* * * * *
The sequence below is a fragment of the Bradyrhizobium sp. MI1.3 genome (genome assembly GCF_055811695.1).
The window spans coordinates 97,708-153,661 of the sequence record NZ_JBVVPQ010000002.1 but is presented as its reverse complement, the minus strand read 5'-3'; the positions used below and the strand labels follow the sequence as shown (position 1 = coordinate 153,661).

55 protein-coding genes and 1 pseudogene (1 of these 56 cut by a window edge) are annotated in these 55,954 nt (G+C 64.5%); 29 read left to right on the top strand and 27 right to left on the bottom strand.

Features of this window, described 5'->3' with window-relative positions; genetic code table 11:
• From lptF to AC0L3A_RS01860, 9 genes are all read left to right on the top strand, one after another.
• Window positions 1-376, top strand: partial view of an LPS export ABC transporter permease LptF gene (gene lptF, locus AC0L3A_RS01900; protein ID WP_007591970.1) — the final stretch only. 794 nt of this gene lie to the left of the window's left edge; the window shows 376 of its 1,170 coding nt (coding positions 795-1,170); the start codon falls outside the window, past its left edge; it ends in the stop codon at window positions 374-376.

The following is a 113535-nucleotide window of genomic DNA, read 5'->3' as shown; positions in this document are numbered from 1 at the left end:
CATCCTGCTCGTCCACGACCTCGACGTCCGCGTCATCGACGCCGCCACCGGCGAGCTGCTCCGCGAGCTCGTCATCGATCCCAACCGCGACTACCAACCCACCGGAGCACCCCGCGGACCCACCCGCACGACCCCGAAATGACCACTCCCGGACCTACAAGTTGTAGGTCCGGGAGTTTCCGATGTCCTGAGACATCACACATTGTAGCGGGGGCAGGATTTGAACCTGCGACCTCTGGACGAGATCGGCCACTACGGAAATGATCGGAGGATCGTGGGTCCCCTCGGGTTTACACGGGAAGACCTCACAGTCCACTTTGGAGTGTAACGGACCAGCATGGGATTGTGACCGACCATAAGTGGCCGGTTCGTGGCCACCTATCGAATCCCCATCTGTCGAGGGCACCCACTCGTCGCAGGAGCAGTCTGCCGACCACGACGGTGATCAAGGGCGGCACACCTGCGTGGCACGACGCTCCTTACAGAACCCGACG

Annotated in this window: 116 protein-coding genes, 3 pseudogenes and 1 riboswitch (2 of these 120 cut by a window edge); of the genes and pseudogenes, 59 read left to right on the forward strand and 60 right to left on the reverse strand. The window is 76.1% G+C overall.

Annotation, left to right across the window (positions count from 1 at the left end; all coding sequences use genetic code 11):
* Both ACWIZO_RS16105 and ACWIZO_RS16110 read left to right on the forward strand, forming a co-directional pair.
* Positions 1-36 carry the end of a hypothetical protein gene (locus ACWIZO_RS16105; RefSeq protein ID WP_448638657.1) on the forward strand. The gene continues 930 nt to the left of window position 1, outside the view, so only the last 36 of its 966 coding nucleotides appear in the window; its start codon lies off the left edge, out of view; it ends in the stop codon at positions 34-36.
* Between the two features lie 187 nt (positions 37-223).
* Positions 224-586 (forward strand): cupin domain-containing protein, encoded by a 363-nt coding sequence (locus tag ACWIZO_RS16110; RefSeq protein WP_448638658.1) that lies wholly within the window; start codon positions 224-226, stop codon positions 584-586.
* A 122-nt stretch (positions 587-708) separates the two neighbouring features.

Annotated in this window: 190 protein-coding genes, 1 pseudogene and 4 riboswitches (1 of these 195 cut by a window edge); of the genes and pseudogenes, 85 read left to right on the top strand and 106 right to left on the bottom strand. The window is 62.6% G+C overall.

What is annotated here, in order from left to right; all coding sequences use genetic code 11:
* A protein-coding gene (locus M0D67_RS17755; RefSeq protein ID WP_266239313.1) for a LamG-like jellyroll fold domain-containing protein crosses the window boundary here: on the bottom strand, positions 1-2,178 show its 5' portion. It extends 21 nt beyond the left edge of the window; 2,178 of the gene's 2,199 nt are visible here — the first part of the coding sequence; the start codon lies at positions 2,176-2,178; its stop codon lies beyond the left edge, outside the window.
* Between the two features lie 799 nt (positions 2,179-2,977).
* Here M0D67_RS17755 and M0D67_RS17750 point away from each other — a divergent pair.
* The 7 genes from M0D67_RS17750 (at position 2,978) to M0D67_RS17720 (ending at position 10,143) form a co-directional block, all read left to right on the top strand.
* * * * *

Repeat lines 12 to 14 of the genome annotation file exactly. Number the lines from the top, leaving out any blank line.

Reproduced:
* Positions 1-36 carry the end of a hypothetical protein gene (locus ACWIZO_RS16105; RefSeq protein ID WP_448638657.1) on the forward strand. The gene continues 930 nt to the left of window position 1, outside the view, so only the last 36 of its 966 coding nucleotides appear in the window; its start codon lies off the left edge, out of view; it ends in the stop codon at positions 34-36.
* Between the two features lie 187 nt (positions 37-223).
* Positions 224-586 (forward strand): cupin domain-containing protein, encoded by a 363-nt coding sequence (locus tag ACWIZO_RS16110; RefSeq protein WP_448638658.1) that lies wholly within the window; start codon positions 224-226, stop codon positions 584-586.